Since then, there has been an enormous amount of slow moving paperwork to complete and submit.  Along with blood tests for immunisation levels, immunisations themselves (I think my immune system is incapable of generating antibodies to HepB), police checks, working with children checks … Hopefully it is all done now and I’ll hear next week what the next step is.

And now it is May.  Almost half way through the year.  In just over a month, we will be celebrating the Winter Solstice and feeling all excited as the days begin once more to lengthen.  Oh my.

While the time speeds by and the job application plods along, I’m finding plenty of opportunity for all sorts of little crafty projects.  I’m painting, and knitting, and crocheting, and embroidering, and sewing .. frankly it’s beginning to feel a bit frivolous at times! But I’m making the most of the opportunity to trawl through all the fabric boxes that are sitting in the shed, finding just started projects along with those that only need an hours or so work before they are done and ready!

This week, I pulled out a lovely linen/cotton blend wrap around skirt I started almost 2 years back.  I remember really loving working on it – especially the pockets – they were so satisfying.  But then, just before adding the waistband, I tried it on and it was too big.  Sigh.  So it was shoved to the back of the pile.  Now – being a bit larger then I was then – it only needed the seams widened before it fitted just fine ;-) Then – on with the waistband – which was a bit tricky because I couldn’t find the directions – only the pieces – so had to bumble along best as I could.  After a couple of false starts it worked.

Then – well you know me – more is always more.  So I whacked on a lovely big hand crocheted doily that I recently bought from the oppie for just $1 and sat down for a day’s embroidery.  It was one of those projects that was a delight to start and then hours and hours of increasingly tedious repetition.  However, I was determined this skirt was NOT going back into the never never pile, so on I plodded.  Oh I’m so glad I did!  It’s exactly me :-)

And I whipped up another basket – one for egg collecting.  Tried the coloured stitching again – I definitely like it with just one colour but this one has a few too many stops and starts for my finicky eyes.  I added some rickrack – which I will never do again – it is soooooooo difficult – a looped handle which I adore – and a little appliqued and cross stitched egg.  Because why not?!  I have plenty of time at the moment!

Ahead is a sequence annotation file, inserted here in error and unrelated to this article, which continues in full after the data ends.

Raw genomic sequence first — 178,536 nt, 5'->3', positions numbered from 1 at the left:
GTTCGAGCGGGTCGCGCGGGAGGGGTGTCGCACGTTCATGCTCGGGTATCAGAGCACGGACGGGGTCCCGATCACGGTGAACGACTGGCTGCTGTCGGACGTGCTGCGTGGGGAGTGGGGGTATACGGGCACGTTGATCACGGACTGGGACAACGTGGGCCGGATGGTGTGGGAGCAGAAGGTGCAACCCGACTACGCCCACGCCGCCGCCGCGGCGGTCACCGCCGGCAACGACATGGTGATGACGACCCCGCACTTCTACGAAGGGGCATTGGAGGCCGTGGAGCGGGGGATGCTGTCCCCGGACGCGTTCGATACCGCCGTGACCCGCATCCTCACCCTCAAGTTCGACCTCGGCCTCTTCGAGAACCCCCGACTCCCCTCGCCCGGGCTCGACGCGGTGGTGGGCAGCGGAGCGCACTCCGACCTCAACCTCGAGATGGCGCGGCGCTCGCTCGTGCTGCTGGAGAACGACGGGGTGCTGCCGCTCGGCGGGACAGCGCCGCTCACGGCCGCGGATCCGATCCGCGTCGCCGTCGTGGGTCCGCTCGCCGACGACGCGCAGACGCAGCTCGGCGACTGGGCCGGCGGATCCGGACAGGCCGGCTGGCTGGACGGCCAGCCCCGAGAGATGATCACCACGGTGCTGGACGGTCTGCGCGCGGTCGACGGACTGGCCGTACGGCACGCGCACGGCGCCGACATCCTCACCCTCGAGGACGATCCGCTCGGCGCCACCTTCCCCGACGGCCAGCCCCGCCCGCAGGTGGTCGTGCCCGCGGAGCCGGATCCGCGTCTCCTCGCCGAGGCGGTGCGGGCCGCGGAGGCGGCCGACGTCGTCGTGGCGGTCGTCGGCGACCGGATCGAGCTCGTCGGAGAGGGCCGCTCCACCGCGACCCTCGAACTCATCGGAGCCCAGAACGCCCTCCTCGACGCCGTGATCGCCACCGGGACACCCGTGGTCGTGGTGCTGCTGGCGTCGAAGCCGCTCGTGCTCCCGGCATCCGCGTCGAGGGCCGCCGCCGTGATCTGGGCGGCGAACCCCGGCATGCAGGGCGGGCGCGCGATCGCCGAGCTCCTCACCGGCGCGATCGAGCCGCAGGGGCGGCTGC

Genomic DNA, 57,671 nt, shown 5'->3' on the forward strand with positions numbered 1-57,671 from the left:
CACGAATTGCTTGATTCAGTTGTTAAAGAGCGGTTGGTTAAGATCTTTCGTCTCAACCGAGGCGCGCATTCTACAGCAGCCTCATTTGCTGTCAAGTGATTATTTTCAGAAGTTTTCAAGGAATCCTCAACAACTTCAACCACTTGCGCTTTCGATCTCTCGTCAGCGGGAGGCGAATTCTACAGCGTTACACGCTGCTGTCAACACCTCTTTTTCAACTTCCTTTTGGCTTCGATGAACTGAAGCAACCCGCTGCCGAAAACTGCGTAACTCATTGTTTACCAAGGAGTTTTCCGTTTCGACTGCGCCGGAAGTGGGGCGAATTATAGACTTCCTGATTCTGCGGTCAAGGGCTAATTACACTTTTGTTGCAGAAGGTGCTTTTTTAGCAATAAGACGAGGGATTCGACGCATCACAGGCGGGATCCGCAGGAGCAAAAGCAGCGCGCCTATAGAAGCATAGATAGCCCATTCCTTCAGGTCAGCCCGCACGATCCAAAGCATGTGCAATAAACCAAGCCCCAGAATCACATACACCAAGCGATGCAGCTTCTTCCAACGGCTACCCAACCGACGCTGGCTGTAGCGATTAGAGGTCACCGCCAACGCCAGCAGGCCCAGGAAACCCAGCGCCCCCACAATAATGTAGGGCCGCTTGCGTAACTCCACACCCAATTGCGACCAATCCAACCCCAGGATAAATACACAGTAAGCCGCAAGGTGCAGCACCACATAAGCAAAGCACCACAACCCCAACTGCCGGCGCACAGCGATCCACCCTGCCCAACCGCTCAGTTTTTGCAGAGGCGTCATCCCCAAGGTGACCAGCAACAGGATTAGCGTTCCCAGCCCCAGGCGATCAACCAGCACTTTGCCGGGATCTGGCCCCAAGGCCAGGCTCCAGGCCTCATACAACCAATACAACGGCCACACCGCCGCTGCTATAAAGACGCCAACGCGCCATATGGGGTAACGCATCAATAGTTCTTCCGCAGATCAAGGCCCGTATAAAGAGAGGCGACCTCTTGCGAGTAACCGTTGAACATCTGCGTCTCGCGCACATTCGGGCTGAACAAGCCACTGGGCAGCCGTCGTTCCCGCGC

Julian had asked for the egg basket – and he requested some kind of lining that the eggs would nestle into and reduce the chance of breaking.  I thought about it for a while before realising that STRAW was the perfect solution.  That’s what the chickens and ducks use – and when it gets a bit manky, I can tip it into the compost and add a fresh layer.

I have to confess, when I looked at these photos, it did remind me somewhat of Marie Antoinette dressing up to play shepherdess in the beautiful little “farm” her servants built for her to play in.  Hmmmm …. then I remembered all the time I have up my sleeve and reasoned why shouldn’t the egg basket be lovely!  As long as it is functional, it can be as sweet as I like – and Julian thinks it’s highly useful so there!

Now – well the day is cool and grey, the chores are done, the last of the paperwork has been emailed … there’s plenty of knitting to finish and what’s that? I think I hear some patchwork calling!

 

a bit of floral in quaama

into the washing machine

Do you remember this quilt?  I said it then, and I say it now, I’ve probably taken more photos of these 4 inch squares of floral than any other quilt I’ve made!

glowing on the porch

Whilst I’m sure the old fashioned prettiness of the florals has something to do with it, I think I’m especially drawn to the lovely warm, rich, busy smooshiness that was created by just stitching them randomly together.

I can spend hours on Pinterest sighing over exquisitely pieced, complicated quilts of great beauty – and quickly add them to my board and dream about the day I’ll actually make one! – but often, in films or magazines or books, the quilts that catch my eye, that look so perfectly at home and cosy and nourishing, that have me exclaim “Oh isn’t that lovely!” are quilts of simple squares.

Such is this simple quilt of flowers.